The Sword in the Stone – (K)nightly (T)errors

Battle of Agincourt (source of the miniature: Wikipedia)

So the Jacques are elusive. Yesterday, while clearing out the family archives, I came across a reproduction of an old map with a spelling error on it. Or not a spelling error? Were there two villages with the same name? I really don’t know. It’s just a side quest but most intriguing.

It looks like most of my ancestors came from a quite small area around the language border. It was possible to draw a triangle encompassing the main landmarks. Keeping the hoaxy THBTHG in mind, I drew some lines to determine the centre of the triangle. It turned out to be the Roman tumuli where allegedly the Liege people battled against Charles the Bold. Interesting coincidence. There is very little chance anything interesting is still in those graves. Most of them have been raided a long time ago. Definitely not the Righteous Judges or the Holy Grail. More likely garbage bags.


Fine dramatic personalities

The past few evenings I binge watched Knightfall season 2. Ignore the Imdb score, season 2 is even better than season 1. Not exactly historically accurate but extremely entertaining nonetheless.

The past couple months I’ve spent most of my art time at home preparing my book with ideas and sketches for art school. Can’t show any of that yet (academy policy). But this week I have started work on the Burgundian paintings again at home.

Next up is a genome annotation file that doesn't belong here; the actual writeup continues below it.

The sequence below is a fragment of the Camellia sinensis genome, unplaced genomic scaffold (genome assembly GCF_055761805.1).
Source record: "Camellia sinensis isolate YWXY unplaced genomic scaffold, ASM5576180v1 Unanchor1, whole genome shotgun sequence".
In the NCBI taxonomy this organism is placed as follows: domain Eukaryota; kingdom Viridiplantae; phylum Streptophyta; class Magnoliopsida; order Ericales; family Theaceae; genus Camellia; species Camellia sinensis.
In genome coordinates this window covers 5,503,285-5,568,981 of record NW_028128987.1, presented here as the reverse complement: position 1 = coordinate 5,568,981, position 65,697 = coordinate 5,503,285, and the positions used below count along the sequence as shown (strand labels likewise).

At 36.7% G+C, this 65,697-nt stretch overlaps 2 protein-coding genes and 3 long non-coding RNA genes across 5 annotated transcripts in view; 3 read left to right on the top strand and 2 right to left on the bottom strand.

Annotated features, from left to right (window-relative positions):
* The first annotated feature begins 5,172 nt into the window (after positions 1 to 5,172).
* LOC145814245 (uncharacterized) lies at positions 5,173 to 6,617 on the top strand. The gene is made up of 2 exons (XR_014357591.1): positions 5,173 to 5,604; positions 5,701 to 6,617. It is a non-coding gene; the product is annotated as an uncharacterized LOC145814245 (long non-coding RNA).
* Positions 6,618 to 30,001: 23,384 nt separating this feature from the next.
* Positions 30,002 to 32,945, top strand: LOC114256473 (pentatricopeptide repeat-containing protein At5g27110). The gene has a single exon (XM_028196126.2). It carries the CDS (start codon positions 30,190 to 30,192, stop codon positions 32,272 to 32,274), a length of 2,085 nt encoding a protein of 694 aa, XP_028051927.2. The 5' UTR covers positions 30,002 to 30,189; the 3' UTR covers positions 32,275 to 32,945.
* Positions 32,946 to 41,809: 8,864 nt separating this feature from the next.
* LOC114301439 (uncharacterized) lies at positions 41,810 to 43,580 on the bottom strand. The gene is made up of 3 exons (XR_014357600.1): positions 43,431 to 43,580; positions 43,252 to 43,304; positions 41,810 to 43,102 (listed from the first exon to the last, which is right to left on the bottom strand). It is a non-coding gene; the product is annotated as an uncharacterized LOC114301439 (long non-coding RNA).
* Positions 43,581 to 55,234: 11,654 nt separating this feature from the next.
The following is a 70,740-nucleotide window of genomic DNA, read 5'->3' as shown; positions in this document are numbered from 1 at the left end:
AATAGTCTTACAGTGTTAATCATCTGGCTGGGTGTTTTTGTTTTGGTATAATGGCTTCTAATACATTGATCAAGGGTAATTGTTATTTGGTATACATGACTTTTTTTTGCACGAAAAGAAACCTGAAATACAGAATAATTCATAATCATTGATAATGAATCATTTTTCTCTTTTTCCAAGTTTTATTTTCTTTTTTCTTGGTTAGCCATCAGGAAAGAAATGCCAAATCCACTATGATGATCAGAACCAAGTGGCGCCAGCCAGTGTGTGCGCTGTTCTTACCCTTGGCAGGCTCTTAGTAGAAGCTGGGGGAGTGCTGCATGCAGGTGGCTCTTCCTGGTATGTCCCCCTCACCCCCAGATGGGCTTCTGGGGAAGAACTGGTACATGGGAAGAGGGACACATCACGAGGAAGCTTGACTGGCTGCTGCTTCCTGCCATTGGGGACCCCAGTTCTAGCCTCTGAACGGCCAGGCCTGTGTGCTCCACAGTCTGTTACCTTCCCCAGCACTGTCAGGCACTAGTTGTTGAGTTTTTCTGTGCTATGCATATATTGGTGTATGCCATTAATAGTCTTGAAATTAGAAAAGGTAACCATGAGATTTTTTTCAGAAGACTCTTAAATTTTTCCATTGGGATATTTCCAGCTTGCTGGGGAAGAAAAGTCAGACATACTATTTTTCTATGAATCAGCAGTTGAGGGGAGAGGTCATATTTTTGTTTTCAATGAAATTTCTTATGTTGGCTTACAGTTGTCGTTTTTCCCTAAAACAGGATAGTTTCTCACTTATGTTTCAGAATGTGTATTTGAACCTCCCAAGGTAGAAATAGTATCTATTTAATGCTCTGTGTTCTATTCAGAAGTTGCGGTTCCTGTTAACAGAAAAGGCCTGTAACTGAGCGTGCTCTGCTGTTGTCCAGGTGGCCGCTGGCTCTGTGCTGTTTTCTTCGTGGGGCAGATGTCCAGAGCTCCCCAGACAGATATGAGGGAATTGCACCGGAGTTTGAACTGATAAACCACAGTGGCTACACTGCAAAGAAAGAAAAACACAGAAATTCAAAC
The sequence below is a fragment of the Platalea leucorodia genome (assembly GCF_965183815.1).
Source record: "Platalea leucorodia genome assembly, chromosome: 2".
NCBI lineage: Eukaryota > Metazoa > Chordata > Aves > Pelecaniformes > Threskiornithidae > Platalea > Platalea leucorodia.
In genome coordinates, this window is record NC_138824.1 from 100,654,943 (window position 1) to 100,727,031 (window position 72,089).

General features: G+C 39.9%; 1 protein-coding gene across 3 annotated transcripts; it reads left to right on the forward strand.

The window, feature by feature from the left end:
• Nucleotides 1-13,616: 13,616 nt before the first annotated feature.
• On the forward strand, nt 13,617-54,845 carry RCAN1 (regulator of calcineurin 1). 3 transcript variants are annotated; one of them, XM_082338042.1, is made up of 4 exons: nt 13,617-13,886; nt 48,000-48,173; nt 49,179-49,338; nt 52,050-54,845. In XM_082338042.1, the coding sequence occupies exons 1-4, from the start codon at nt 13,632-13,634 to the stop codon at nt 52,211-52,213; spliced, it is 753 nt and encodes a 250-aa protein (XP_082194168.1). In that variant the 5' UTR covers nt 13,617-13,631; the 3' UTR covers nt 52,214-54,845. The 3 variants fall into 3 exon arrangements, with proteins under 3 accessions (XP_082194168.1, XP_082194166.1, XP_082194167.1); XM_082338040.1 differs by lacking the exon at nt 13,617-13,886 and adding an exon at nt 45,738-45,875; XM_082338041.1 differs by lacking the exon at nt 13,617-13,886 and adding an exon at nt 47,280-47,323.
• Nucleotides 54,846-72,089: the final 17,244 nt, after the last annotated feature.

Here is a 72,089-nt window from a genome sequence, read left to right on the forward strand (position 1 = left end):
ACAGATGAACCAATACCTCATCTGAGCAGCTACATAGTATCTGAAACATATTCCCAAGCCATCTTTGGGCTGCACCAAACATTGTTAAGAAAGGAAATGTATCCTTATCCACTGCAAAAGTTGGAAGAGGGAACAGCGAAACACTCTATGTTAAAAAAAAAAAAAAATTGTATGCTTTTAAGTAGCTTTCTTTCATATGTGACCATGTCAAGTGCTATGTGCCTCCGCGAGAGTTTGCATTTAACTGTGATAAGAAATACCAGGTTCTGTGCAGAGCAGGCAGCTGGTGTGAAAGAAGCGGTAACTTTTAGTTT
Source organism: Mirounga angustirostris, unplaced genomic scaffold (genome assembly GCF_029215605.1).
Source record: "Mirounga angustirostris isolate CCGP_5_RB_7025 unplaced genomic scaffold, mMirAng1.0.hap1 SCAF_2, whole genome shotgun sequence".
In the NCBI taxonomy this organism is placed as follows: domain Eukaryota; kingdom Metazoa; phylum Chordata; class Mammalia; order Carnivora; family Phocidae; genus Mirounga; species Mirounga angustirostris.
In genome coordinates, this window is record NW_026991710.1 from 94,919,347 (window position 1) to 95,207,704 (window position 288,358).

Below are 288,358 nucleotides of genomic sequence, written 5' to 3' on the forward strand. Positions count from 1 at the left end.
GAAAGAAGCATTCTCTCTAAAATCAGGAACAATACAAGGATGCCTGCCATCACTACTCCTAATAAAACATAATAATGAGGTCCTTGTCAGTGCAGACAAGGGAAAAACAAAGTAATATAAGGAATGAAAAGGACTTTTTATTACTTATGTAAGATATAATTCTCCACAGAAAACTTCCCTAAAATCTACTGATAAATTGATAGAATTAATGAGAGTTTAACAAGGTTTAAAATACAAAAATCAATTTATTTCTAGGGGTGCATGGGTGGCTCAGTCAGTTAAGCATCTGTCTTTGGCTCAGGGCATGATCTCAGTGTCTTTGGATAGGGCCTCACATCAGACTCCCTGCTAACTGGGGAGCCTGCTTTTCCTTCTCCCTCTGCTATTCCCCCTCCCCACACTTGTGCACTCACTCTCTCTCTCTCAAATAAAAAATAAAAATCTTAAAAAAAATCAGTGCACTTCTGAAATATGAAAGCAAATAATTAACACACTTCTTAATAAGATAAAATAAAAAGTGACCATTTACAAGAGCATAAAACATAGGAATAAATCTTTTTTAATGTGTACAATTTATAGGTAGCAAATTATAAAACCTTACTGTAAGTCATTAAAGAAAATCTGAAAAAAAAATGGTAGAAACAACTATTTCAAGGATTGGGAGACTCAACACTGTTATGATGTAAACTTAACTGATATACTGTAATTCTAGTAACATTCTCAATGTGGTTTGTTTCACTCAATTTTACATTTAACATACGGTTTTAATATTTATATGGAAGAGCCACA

Background music currently playing: the Unicorn ensemble with Rosa das rosas.

Gilles is a dead end but the Jacques are intriguing. Their coat of arms could be a lead.

(Re-)discovered an extra source of medieval inspiration, somewhat predating – or postdating as it’s based a play by the Bard – Charles the Bold: Henry V in superscope, aka Laurence Olivier rocking a bowl cut. Here is the link on YouTube:

In Superscope!


Heer Halewijn

Een sinistere klassieker, op YT een muzikale versie gevonden. Ik weet niet wie de band is. Niet Rum, voorzover ik weet. Was de inspiratie voor een paar schilderijen en schetsen.


Wrestling with too many Jacobs

I’ve lost the thread so I’m running into a lot of dead ends in the last branches of the gen-tree’s maze. I’m wrestling with several Jacques (French for Jacob, nb). Jacques 1 is an illigitimate descendant of John II of Brabant. Jacques 2 is a knight who may or may not be related to Jacques 1, and the same goes for Jacques 3 who may or may not be the father of Sibylle. But if Jacques 3 is not the father of Sibylle, who is it? Well, there is a candidate: yet another knight named Jacques. All this is not really part of the sword in the stone except Thierry d’Alsace, it’s driving me crazy anyway.

Resumed research regarding Charles the Bold. Not reading anything in particular.

Been getting inspiration from Henry V with Laurence Olivier.

Sorely neglected my IG account.

Done a lot of painting too but nothing is in a good enough state to be shown.


Sybilla

Summer slides into autumn. The days are getting shorter and darker, the nights much much longer.

I’ve been quite busy, clearing out a house, preparing work for the two final years at art school, preparing materials for upcoming events, fighting numerous battles with the System.

Charles the Bold is not a valid subject in contemporary art so I am keeping him at home, painting sketches of faded ancestors on paper instead. In the evenings I am trying to complete the puzzle of the family tree. It’s been a strange but compelling journey, involving murders, bastard offspring, famine and the Plague, crusades and dispensations, knights and peasants, dukes, carpenters and Italian bankers and a few drops of the Holy Blood. Currently I’m investigating a medieval woman named Sybille. I don’t know where it will end, ideally in Blois.


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